Type inferencing

In xtlang, type annotations can be attached to the declaration of any variable using a colon, e.g.

  • int_var:i64 (64-bit integer)
  • double_ptr:double* (pointer to a double precision float)
  • closure_ptr:[i64,i32,i32]* (pointer to a closure with two arguments)

Now, most of the examples in this file have been fairly explicit about the types of the variables. Look at the code for xt_add above—in the argument list (a:i64 b:i64) both arguments are identified as i64. What happens, though, if we take out just one of these type annotations?

(bind-func xt_add2
  (lambda (a:i64 b)
    (+ a b)))

;; log shows "Compiled xt_add2 >>> [i64,i64,i64]*"

(xt_add2 2 4) ;; returns 6

Even though we didn’t specify the type of b, everything still compiled fine and the closure returns the correct result. What’s the go with that? Well, it’s because the xtlang compiler in Extempore is a type inferencing compiler. The addition function + in the body of xt_add2 can only add values of the same type. Since the compiler knows the type of a, things will only work out if b is also an i64. And since this guess doesn’t conflict with any other information it has about b (because there isn’t any), then the compiler can infer that the only acceptable type signature for the closure pointer is [i64,i64,i64]*.

How about if we try removing the a type annotation as well?

(bind-func xt_add3
  (lambda (a b)
    (+ a b)))

This time, the compiler prints the message:

Compiler Error: could not resolve ("a" "b" "xt_add3") you could try
forcing the type of one or more of these symbols

There just isn’t enough info to unambiguously determine the types of a and b. They could be both i32, or both floats—the compiler can’t tell. And rather than guess, it throws a compile error.

It’s also worth mentioning that we could have specified the closure’s type directly with the definition of the xt_add3 symbol

(bind-func xt_add4:[i64,i64,i64]*
  (lambda (a b)
    (+ a b)))

(xt_add4 2 9) ;; returns 11

Scheme and xtlang types

Extempore can run both Scheme and xtlang code, but Scheme doesn’t know anything about xtlang’s types—things like tuples, arrays, vectors, closures, and user-defined types through bind-type. Scheme only knows about Scheme types like symbols, integers, reals, strings, c pointers, etc.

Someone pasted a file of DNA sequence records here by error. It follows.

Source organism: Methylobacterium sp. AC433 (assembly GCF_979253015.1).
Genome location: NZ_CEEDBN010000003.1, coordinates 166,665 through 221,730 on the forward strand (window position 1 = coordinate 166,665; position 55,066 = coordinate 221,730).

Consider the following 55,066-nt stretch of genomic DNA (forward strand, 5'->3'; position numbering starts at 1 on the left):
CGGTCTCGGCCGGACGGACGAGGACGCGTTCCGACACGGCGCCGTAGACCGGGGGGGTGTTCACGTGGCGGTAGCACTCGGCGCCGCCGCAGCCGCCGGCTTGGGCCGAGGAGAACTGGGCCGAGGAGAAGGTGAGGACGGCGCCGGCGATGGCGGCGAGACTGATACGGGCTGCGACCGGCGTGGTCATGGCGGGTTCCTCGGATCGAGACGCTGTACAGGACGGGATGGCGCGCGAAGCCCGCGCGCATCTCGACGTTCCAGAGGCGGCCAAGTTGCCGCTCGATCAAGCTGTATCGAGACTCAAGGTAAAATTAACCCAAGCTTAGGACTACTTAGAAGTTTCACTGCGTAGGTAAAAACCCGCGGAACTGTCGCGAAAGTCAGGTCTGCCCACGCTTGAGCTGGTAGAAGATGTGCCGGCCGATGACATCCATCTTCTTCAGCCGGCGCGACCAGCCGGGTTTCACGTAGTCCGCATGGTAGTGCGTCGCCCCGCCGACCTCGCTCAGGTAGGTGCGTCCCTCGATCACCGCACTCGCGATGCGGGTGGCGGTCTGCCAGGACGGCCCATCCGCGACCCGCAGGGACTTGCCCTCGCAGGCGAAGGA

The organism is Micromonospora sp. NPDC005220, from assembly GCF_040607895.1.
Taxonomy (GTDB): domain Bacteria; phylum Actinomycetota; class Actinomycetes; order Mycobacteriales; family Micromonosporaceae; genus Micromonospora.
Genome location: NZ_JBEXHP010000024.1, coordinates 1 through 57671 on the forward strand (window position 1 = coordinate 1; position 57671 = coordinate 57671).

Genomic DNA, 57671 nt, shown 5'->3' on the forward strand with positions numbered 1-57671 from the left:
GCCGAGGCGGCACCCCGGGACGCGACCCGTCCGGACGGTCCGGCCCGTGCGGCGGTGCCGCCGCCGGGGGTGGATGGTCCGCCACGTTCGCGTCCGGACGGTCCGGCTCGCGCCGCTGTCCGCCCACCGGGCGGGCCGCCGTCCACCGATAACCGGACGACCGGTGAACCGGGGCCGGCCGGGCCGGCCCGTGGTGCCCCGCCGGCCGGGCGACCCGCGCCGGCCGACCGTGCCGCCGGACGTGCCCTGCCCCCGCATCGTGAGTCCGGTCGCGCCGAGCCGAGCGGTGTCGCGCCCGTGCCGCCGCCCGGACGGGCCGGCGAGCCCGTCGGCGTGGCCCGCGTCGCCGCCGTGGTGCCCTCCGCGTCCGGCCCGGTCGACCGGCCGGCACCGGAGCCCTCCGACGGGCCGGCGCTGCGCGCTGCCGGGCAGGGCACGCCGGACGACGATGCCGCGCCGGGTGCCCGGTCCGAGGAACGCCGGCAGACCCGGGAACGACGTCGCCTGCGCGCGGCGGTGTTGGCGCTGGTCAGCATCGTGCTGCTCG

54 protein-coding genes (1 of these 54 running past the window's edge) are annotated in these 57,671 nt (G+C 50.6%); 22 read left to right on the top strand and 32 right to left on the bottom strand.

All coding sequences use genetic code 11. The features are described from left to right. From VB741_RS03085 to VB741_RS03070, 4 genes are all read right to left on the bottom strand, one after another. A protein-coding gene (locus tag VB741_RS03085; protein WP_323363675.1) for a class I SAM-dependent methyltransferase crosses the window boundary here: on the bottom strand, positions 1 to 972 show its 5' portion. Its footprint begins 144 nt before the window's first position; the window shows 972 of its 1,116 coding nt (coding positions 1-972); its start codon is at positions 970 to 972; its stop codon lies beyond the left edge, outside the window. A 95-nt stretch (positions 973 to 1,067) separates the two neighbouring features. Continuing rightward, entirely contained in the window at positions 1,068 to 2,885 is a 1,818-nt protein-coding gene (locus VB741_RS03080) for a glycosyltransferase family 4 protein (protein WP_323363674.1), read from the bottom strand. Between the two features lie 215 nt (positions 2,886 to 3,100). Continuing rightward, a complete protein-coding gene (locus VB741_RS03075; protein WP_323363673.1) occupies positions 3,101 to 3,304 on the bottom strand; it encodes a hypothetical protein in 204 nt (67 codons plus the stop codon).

There is some (approximate) overlap in these type systems, for ints, floats, strings and c pointers, although even in these cases there are some caveats, e.g. Scheme only supports double precision floats, while Extempore can work with both floats and doubles natively. Similarly, xtlang’s pointers are typed, but Scheme only supports void (opaque) c pointers. Where possible, Extempore will do the work to allow xtlang code from Scheme (coercing argument types), but for any composite types (e.g. list) you can’t call xtlang code from Scheme.

Here’s an example to make things a bit clearer:

;; tuple-maker returns a pointer to a tuple and tuple-taker takes
;; a pointer to a tuple as an argument.

(bind-func tuple-maker
  (lambda ()
    (let ((a:<i64,double>* (alloc)))
          (tset! a 0 42)

(bind-func tuple-taker
  (lambda (a:<i64,double>*)
    (tuple-ref a 0)))

(tuple-maker)               ;; Returns a CPTR (to a tuple, but scheme doesn't know that)
(tref (tuple-maker) 0)      ;; error, scheme doesn't know about xtlang types
(tuple-taker (tuple-maker)) ;; returns 42. scheme can pass *pointers* to tuples around
                            ;; as void pointers, but you lose the type checking

Have a look at examples/core/extempore_lang.xtm for more examples.